Zoom in the lab

Take-Off at the Martel Test Bench

To reproduce the shock wave of a launcher on take off, the University of Poitier's Martel* test bench is being adapted for the generation of acoustic transient phenomena.

Number 39

Le décollage d'Ariane 5 s
An Ariane 5 take-off creates an extremely powerful shock wave. Photo CNES.


When the Ariane 5 launcher's two massive solid fuel thrusters fire up, the sudden release of combustion gases creates an extremely powerful shock wave. True, it does not damage the satellites carried by the launcher because they are designed to support such jolts. Nevertheless, satellite builders would be very pleased if they could relax the environmental constraints to which their craft are subject. Hence the work done by Onera, in partnership with CNES, EADS and the CEAT** in Poitiers, to reduce the effects of the shock wave.

Signal caractéristique d’une onde de souffle en jet libre
Characteristic signal of a shock wave in open jet
"Up to now we have had no other way of characterizing this shock wave than by firing up reduced scale thrusters", says Denis Gély, head of the "Aeroacoustic" research unit in Onera's Computational Fluid Dynamics and Aeroacoustic Department. But, when we perform tests at reduced scale, we cannot simulate the time scales related to the intrinsic characteristics of the solid fuel in combustion and it is difficult to play with the time of pressure increase.


"Therefore, we had the idea of creating a test bench for simulating the shock wave, which did not involve the combustion of solid fuel", the researcher recounts. The shock wave generator system, designed by Onera with the support of the University of Poitiers' Combustion and Detonation Laboratory, is made up of a first spherical chamber that is filled with a mixture of air and methane at less than 10 bars. When this mixture is ignited, the deflagration raises the pressure to 100 bars and the temperature to 2,200°C. An opening is then created that releases the gases at high pressure and high temperature into a second chamber equipped with an ejection nozzle. "By varying the initial pressure of the gases and the ratio of the volumes of the two chambers, we can choose the speed of the increase in pressure". This increase can be very fast, up to 10 bars in one millisecond, which corresponds to the phenomenon observed at full scale.

Générateur d’onde de souffle installé dans le banc Martel. Photo CEAT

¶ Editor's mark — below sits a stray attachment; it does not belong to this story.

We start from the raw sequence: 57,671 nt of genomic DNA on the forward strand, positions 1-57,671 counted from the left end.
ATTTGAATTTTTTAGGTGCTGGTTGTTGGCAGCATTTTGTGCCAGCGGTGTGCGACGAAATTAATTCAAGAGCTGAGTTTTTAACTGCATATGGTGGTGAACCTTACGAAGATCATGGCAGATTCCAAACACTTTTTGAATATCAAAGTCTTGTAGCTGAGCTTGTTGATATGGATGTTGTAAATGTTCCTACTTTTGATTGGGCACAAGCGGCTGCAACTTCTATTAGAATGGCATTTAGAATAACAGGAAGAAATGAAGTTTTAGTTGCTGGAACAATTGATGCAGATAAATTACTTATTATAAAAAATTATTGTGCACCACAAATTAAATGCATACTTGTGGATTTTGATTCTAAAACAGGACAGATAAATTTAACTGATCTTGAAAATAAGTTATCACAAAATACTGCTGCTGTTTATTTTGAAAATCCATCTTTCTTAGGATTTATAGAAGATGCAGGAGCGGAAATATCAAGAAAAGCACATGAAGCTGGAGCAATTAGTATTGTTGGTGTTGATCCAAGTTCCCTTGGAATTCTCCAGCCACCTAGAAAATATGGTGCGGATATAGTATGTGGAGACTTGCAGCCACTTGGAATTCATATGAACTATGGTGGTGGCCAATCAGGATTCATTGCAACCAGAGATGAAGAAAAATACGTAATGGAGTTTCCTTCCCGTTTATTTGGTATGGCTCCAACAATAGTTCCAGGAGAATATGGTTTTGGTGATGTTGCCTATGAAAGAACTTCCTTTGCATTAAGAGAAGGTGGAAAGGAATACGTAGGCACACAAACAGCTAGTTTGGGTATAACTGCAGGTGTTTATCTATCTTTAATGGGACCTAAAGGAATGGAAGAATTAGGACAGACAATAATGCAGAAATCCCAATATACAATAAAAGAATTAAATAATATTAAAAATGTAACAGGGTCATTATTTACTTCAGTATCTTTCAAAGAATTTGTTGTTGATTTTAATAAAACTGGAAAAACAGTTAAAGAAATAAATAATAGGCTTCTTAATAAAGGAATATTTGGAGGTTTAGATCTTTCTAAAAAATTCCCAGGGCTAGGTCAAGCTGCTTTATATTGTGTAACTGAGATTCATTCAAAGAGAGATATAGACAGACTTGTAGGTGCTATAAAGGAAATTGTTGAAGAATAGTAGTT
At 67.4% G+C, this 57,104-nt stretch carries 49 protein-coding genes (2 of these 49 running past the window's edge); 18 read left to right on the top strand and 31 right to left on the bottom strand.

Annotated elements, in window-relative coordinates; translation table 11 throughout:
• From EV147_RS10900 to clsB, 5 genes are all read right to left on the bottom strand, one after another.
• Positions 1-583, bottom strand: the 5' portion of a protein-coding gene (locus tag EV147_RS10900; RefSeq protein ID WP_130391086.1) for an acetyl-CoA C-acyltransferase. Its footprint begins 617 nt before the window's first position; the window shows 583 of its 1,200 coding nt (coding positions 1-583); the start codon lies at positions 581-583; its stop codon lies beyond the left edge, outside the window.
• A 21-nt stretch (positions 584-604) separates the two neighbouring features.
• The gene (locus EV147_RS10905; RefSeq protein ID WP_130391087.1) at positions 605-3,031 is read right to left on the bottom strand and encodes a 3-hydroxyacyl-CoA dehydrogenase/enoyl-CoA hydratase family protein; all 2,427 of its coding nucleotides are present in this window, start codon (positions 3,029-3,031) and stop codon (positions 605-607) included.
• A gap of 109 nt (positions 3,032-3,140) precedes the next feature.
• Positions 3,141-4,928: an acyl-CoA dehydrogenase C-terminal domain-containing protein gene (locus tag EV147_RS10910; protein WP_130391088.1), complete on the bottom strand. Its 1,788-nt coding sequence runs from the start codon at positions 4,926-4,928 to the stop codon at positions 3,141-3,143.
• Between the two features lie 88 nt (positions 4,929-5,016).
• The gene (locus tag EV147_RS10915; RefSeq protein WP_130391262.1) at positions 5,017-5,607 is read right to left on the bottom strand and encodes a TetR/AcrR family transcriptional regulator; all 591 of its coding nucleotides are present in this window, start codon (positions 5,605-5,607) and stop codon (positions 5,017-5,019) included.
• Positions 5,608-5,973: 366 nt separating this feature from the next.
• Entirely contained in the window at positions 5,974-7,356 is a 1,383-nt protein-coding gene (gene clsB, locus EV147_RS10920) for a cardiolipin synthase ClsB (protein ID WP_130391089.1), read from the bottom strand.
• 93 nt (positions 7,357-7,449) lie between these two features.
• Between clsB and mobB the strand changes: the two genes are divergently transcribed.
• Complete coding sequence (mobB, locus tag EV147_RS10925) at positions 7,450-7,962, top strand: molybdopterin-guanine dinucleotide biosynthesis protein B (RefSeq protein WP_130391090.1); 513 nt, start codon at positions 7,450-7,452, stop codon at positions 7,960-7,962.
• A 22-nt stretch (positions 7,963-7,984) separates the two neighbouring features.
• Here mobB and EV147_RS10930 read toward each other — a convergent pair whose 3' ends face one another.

Shock wave generator installed in the Martel test bench. Photo CEAT


 This system is currently being installed on the Martel test bench in Poitiers, designed for aeroacoustic studies of the jets of launchers such as Ariane 5 and Vega. The floor is reflective whereas the rest of the test building is covered with absorbent materials, simulating the way in which the shock wave will be absorbed above the launcher. Thus, the launcher's environment on take-off has been reproduced.

The test will continue until the autumn of 2008. First objective: to check the test facility's performances and safety, first cold (with air) and then hot (with methane). The real test campaigns will last from three to five weeks with the aim of validating the calculation software created by EADS and Onera. In the longer term, the aim, naturally, is to get a better understanding of these shock waves in order to attenuate their effects by proposing reduction mechanisms.

Simulation numérique de l’onde de souffle au décollage pour Ariane 5. Illustration ASTRIUM-ST
Numerical simulation of the shock wave on take-off of Ariane 5. ASTRIUM-ST illustration

Tir à échelle réduite réalisé au Centre Onera du Fauga-Mauzac. Simulation numérique avec le logiciel de l'Onera CEDRE.
Reduced scale firing carried out at the Onera
Fauga-Mauzac Centre. Numerical simulation
with the Onera CEDRE software.


Cécile Michaut, scientific reporter.

*Martel Test Bench : Aeroacoustic Research and Technology Facility for the Aeroacoustic Environment of Launchers. Test bench financed by the Cnes and built at the CEAT in Poitiers in collaboration with Onera.

**CEAT : Center for Aerodynamic and Thermal Studies of the University of Poitiers


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